Tuesday, February 16, 2010

NYT: India Worries as China Builds Ports in South Asia

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Continued signs of stress among the 2 developing Asian powers.  Not the first sign that China's new heavyweight status is causing consternation.  [Dec 15, 2009: China's Economic Power Unsettles Neighbors] [Jun 13, 2009: Australia in Perfect Position Aside China, but at a Cost?]  China appears to be following the same strategy in South Asia that it has taken in Africa ....

Via NYT:
  • For years, ships from other countries, laden with oil, machinery, clothes and cargo, sped past this small town (Hambanato, Sri Lanka) near India as part of the world’s brisk trade with China.  Now, China is investing millions to turn this fishing hamlet into a booming new port, furthering an ambitious trading strategy in South Asia that is reshaping the region and forcing India to rethink relations with its neighbors.
  • China’s Export-Import Bank is financing 85 percent of the cost of the $1 billion project, and China Harbour Engineering, which is part of a state-owned company, is building it. Similar arrangements have been struck for an international airport being built nearby.
  • Mr. Rajapaksa has said he offered the Hambantota port project first to India, but officials there turned it down. In an interview, Jaliya Wickramasuriya, Sri Lanka’s ambassador to the United States, said the country looked for investors in America and around the world, but China offered the best terms.  Still, Sri Lankan officials have refused to disclose information that would allow analysts to compare China’s proposals with those submitted by other bidders. The country has also kept private details about other projects that are being financed and built by China, including a power plant, an arts center and a special economic zone.
  • The Sunday Times, a Sri Lankan newspaper, recently estimated that China was involved in projects totaling $6 billion — more than any other country, including India and Japan, which have historically been big donors and investors in Sri Lanka.
  • Harsha de Silva, a prominent economist in Colombo and an adviser to the country’s main opposition party, said the Sri Lankan government appeared to prefer awarding projects to China because it did not impose “conditions for reform, transparency and competitive bidding” that would be part of contracts with countries like India and the United States or organizations like the World Bank.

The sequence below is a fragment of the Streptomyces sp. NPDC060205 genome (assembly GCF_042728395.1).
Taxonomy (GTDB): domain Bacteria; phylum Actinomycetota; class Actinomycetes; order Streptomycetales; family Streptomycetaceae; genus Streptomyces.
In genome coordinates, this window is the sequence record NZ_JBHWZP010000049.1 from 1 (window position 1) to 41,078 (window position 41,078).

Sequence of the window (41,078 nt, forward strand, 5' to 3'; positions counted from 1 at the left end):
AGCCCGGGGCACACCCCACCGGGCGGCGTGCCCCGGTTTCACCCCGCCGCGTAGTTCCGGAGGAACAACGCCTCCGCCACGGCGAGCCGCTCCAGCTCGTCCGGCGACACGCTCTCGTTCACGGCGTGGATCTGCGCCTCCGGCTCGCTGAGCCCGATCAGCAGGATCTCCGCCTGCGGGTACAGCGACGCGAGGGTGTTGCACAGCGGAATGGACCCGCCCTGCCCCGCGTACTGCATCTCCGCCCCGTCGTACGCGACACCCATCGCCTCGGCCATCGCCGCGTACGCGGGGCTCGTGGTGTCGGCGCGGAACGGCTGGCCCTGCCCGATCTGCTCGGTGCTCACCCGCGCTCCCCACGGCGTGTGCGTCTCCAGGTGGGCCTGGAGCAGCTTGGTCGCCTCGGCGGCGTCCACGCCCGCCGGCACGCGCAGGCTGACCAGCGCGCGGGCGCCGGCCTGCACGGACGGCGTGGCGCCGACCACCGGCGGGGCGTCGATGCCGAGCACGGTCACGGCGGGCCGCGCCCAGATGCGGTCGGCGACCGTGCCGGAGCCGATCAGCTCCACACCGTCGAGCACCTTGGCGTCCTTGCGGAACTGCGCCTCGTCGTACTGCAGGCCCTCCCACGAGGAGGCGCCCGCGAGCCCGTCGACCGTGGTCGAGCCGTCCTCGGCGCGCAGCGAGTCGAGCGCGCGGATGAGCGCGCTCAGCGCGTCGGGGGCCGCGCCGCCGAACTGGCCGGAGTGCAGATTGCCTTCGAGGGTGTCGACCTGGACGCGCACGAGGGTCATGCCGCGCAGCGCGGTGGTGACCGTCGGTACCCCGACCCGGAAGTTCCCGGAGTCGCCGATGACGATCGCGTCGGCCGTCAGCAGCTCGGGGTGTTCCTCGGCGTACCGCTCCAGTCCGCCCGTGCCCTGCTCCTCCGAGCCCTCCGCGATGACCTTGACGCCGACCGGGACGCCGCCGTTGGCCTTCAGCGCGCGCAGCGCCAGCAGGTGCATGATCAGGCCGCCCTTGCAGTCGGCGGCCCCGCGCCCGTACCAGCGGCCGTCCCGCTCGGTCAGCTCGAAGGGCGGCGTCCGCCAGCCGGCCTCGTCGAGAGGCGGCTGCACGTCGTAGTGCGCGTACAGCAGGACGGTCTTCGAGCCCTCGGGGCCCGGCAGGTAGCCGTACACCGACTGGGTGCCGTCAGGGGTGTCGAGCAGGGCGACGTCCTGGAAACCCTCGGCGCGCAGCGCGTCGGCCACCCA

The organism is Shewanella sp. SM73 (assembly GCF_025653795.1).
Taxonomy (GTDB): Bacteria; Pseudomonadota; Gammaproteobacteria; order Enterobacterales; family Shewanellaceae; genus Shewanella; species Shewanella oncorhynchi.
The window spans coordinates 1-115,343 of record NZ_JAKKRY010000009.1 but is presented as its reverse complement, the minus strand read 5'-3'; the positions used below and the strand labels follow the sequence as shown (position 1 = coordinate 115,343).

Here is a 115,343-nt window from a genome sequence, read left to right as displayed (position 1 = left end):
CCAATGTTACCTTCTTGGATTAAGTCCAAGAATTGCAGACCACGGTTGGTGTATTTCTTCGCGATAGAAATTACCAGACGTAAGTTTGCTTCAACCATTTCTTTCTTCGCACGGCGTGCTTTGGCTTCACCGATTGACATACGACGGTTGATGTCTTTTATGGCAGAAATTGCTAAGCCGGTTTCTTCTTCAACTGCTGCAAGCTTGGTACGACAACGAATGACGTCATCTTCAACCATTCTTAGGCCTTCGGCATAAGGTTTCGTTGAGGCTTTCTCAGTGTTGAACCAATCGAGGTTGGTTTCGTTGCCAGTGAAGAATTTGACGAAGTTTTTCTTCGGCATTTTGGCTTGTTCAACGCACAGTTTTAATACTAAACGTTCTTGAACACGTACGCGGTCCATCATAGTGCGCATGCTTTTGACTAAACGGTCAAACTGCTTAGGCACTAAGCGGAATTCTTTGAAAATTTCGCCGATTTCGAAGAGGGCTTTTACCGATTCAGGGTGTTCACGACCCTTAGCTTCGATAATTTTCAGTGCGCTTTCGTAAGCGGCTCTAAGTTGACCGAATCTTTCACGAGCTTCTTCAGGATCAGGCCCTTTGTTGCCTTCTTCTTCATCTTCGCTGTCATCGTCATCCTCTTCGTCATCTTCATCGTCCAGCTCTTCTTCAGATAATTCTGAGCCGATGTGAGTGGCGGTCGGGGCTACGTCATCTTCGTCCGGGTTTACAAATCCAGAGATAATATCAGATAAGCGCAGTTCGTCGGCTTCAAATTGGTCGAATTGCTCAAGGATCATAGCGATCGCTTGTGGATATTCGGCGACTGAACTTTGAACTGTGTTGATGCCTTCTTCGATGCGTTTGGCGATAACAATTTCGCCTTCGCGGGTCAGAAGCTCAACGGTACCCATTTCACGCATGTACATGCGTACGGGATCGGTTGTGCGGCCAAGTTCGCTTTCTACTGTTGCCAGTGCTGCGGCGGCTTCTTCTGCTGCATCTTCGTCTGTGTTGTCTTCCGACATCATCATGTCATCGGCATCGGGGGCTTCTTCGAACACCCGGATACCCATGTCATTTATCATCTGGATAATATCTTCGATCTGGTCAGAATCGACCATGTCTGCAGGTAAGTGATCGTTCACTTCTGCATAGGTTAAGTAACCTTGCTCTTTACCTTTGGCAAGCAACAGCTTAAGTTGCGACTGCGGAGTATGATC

• As trade in the region grows more lucrative, China has been developing port facilities in Pakistan, Bangladesh and Myanmar, and it is planning to build railroad lines in Nepal. These projects, analysts say, are part of a concerted effort by Chinese leaders and companies to open and expand markets for their goods and services in a part of Asia that has lagged behind the rest of the continent in trade and economic development.
  • But these initiatives are irking India, whose government worries that China is expanding its sphere of regional influence by surrounding India with a “string of pearls” that could eventually undermine India’s pre-eminence and potentially rise to an economic and security threat.
  • “There is a method in the madness in terms of where they are locating their ports and staging points,” Kanwal Sibal, a former Indian foreign secretary who is now a member of the government’s National Security Advisory Board, said of China. “This kind of effort is aimed at counterbalancing and undermining India’s natural influence in these areas.”
  • India and China, the world’s two fastest-growing economies, have a history of tense relations.  But the two countries also do an increasingly booming business with each other. China recently became India’s largest trading partner, and both have worked together to advance similar positions in global trade and climate change negotiations.
  • As recently as the 1990s, China’s and India’s trade with four South Asian nations — Sri Lanka, Bangladesh, Nepal and Pakistan — was roughly equal. But over the last decade, China has outpaced India in deepening ties.
  • For China, these countries provide both new markets and alternative routes to the Indian Ocean, which its ships now reach through a narrow channel between Indonesia and Malaysia known as the Strait of Malacca. India, for its part, needs to improve economic ties with its neighbors to broaden its growth and to help foster peace in the region. Some of the shift in trade toward China comes from heightened tensions between India and Pakistan, which has hampered trade between the two countries. But China has also made inroads in nations that have been more friendly with India, including Sri Lanka, Bangladesh and Nepal.
  • Moreover, protectionist sentiments have marred India’s relationships with its neighbors. South Asia has a free-trade agreement, but countries that are part of the pact get few benefits, economists say, because India and its neighbors refuse to lower tariffs on many goods and services to protect their own businesses. By contrast, the countries of Southeast Asia have minimal or no duties on most goods and services that they import from one another.

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